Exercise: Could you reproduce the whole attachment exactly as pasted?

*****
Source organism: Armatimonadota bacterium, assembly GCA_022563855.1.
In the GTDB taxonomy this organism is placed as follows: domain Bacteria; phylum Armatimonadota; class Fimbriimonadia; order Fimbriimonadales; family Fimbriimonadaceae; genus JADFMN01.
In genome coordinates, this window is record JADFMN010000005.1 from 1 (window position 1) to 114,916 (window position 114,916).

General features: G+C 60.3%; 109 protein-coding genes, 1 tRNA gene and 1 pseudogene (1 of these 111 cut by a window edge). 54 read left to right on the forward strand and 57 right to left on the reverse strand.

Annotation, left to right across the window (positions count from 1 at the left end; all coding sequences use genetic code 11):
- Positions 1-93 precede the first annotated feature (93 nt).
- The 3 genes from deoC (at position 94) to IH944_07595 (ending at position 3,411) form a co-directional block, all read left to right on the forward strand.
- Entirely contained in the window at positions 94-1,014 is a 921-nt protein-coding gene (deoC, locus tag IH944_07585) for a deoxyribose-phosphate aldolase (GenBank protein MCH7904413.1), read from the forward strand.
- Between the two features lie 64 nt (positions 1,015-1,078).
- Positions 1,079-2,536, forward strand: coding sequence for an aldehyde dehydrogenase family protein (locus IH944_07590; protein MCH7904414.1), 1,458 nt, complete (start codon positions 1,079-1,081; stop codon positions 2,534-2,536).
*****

Source organism: Armatimonadota bacterium, assembly GCA_022563855.1.
In the GTDB taxonomy this organism is placed as follows: domain Bacteria; phylum Armatimonadota; class Fimbriimonadia; order Fimbriimonadales; family Fimbriimonadaceae; genus JADFMN01.
In genome coordinates, this window is record JADFMN010000005.1 from 1 (window position 1) to 114,916 (window position 114,916).

General features: G+C 60.3%; 109 protein-coding genes, 1 tRNA gene and 1 pseudogene (1 of these 111 cut by a window edge). 54 read left to right on the forward strand and 57 right to left on the reverse strand.

Annotation, left to right across the window (positions count from 1 at the left end; all coding sequences use genetic code 11):
- Positions 1-93 precede the first annotated feature (93 nt).
- The 3 genes from deoC (at position 94) to IH944_07595 (ending at position 3,411) form a co-directional block, all read left to right on the forward strand.
- Entirely contained in the window at positions 94-1,014 is a 921-nt protein-coding gene (deoC, locus tag IH944_07585) for a deoxyribose-phosphate aldolase (GenBank protein MCH7904413.1), read from the forward strand.
- Between the two features lie 64 nt (positions 1,015-1,078).
- Positions 1,079-2,536, forward strand: coding sequence for an aldehyde dehydrogenase family protein (locus IH944_07590; protein MCH7904414.1), 1,458 nt, complete (start codon positions 1,079-1,081; stop codon positions 2,534-2,536).